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A Football Interlude

Professional football is the most popular sport in the United States, judging from fan and media interest, but it has changed through the years and has become very boring and formulaic, so much so that it has become difficult to watch. I recall back in the Frank Gifford days of the New York Giants how players were true warriors a la Sam Huff, and you could almost touch them from the seats at Yankee Stadium. They were also part of the local community. Many of the non-marquee players lived in ordinary houses and worked selling cars or at Sears in the off season. Also they did not move around a lot and stayed with their teams until their playing days were over, after which they became high-school coaches.

Today football is all glitz and marketing, largely driven by greed on the part of both players and owners, fueled by a frenzied media. Players move around a lot to make more money and games that used to end at four o’clock now end at four-thirty because there are more ads to squeeze in. Play is stopped for television time outs and at kick-offs and punts there is little more than ten seconds of actual play sandwiched between two blocs of ads addressing such key issues as erectile dysfunction and discount double checks. Penalties also stop play frequently while the new rules that often do not allow players to touch each other lest they get hurt are largely incomprehensible. And then there are the huge American flags that have become as large as the entire playing field, waggled obligingly by girls and guys from the local National Guard outfit when the hip-hop singer reaches the words “star-spangled banner still waves,” followed closely by an approving roar from the forty thousand drunks up in the stands. One announcer this weekend told the television audience that the game was going out to American troops in 175 countries and “we can’t describe what they do for us.” Indeed.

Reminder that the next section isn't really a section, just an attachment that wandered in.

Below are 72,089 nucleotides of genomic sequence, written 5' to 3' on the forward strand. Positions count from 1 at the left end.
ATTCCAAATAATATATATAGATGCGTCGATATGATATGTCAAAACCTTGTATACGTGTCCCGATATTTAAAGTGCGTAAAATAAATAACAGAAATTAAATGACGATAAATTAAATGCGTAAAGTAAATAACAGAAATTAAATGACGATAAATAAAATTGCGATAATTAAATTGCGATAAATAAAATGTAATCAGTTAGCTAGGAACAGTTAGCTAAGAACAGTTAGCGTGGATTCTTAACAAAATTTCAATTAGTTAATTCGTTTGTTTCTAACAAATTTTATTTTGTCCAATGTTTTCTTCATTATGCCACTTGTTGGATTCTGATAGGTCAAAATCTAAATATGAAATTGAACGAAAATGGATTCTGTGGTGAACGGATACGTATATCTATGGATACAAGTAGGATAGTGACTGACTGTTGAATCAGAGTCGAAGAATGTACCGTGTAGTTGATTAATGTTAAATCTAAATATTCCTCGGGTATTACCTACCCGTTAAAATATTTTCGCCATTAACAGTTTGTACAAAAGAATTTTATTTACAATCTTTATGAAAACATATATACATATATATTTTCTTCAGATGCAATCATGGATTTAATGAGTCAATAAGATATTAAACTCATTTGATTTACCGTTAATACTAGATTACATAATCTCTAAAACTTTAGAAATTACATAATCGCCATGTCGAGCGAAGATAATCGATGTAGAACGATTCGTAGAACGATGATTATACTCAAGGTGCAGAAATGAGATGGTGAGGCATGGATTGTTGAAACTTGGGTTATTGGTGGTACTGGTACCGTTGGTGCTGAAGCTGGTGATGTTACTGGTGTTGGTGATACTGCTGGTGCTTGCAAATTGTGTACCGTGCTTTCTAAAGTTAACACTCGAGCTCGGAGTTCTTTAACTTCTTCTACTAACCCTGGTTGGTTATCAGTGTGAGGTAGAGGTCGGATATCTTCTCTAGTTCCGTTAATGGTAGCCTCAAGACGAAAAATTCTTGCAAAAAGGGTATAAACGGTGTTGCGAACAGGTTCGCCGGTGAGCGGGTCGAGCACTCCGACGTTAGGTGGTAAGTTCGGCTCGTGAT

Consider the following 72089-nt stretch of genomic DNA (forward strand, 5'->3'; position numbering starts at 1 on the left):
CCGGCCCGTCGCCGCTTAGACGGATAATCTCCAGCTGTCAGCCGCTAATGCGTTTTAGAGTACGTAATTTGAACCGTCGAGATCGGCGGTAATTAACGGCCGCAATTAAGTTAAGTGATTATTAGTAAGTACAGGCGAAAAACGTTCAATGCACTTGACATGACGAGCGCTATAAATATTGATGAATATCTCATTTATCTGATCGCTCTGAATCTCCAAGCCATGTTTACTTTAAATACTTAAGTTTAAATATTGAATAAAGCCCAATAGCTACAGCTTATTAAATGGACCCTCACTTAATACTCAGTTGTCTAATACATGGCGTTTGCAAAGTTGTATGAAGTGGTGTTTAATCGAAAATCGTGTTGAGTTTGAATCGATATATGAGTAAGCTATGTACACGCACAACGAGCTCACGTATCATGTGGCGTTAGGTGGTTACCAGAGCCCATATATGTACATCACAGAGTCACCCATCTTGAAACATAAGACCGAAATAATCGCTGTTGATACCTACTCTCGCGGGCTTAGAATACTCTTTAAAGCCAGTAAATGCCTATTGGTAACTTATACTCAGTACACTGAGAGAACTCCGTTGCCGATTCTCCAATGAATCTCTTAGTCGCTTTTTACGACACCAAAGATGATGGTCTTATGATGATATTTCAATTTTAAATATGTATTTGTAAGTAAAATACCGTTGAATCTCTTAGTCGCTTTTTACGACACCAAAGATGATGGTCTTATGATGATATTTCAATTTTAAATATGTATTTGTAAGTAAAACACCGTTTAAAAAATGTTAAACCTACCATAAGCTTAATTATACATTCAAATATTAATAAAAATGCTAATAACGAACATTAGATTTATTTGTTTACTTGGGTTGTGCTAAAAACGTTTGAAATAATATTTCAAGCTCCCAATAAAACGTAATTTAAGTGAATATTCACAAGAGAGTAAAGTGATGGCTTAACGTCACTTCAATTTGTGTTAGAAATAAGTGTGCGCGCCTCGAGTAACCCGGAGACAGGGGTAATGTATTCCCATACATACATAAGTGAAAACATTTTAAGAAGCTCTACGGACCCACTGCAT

But on Saturday something odd happened. Underdog Baltimore was playing Denver and the game went into overtime. I don’t know exactly what happened but it appeared that the network ran out of commercials because the play went into a second overtime almost uninterrupted. The players, featuring future hall of famers in linebacker Ray Lewis and quarterback Peyton Manning, were actually seen to pick up their pace, playing hard as if they really meant it. The officials refrained from making ridiculous calls. It was actually exciting and fun to watch. It was what America and football on a Sunday afternoon used to be all about, but it was likely just a quirk, similar to Jupiter aligning with Mars every 11 years. It probably won’t happen again.


(Reprinted from The American Conservative by permission of author or representative)
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